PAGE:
Update: The man identified himself as Justin Normand, 53. He owns a sign shop and made the sign himself. In a post on Facebook, Normand wrote:
This was about binding up the wounded. About showing compassion and empathy for the hurting and fearful among us. Or, in some Christian traditions, this was about washing my brother's feet. This was about my religion, not theirs. And, it was about what I think I must do as an American when our way of life is threatened. Targeting people for their religion not only threatens our way of life, it is the polar opposite of our way of life.
As reports of rampant Islamophobia continue to strike fear and anxiety in the hearts of Muslim Americans, one man recently went out of his way to deliver a message to his Muslim neighbors.
The photo, shared on Twitter by author and columnist Charles Finch, shows a man sporting a white cowboy hat, snowy beard, flannel shirt and jeans, holding up a sign that reads: "You Belong. Stay Strong. Be blessed. We are one America." His caption alleges the man was spotted outside a mosque in Texas.
Finch noted in another tweet that the mosque where this man was seen was the same one where armed protestors gathered outside of last year. One of the protestors, according to the Dallas News, had carried a sign that read "Stop the Islamization of America."
Finch's tweet has been shared more than 160,000 times at the time of writing. Many followers commended the man and said that he gave them hope. The photo was also posted on Reddit by user Kolmias on the same day.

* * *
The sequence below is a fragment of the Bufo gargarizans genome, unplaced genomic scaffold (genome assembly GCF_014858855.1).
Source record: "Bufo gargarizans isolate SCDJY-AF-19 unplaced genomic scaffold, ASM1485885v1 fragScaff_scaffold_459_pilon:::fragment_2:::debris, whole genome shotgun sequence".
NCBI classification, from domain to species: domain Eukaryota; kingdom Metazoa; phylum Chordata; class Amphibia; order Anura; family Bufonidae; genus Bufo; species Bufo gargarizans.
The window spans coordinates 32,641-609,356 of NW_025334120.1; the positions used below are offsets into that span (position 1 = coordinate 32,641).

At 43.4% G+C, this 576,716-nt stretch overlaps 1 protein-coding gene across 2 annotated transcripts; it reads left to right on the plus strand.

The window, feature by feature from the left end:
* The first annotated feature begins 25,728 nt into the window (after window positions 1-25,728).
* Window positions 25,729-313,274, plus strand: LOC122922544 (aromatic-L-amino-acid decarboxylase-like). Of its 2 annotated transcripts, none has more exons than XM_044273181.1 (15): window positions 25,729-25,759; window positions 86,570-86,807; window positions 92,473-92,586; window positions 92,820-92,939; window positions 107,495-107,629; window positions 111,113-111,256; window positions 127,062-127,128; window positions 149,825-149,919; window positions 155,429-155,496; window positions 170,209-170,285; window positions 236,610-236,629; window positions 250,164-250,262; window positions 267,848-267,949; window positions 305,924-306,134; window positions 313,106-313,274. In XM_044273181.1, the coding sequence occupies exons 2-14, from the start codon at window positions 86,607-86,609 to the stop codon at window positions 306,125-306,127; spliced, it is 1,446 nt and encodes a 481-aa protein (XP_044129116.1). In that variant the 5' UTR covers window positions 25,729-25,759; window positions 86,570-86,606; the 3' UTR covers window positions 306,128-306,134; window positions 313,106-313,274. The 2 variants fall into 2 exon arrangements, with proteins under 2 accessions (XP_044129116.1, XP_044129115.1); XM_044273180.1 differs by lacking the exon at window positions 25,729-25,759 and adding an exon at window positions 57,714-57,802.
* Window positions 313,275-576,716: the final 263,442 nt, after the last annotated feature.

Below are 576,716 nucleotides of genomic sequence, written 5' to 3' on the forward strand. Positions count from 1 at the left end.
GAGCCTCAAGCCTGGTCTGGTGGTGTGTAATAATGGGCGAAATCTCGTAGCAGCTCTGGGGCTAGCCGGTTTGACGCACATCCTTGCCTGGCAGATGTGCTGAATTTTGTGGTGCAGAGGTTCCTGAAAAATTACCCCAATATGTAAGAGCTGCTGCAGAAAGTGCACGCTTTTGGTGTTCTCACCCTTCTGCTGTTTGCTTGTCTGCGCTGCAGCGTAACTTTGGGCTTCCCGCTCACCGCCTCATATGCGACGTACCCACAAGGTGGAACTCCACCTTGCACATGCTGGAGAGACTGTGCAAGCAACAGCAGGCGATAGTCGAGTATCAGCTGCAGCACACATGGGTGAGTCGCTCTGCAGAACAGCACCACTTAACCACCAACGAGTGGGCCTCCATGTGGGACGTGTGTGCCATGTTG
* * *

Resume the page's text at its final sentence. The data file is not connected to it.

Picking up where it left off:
In the wake of the election, Muslim women have had their headscarves ripped off their heads and Muslim Americans at large are reporting random Islamophobic attacks, including being called "terrorist." According to the Council on American-Islamic Relations (CAIR), four mosques in California and Georgia were sent threatening letters warning that president-elect Donald Trump will do to Muslims what Hitler "did to the Jews."
The photo of this man was a stark contrast to these incidents of Islamophobia and other hateful attacks on minorities and women in the past weeks, and served as a timely reminder of the fundamental values of the country, and of those helping to uphold them.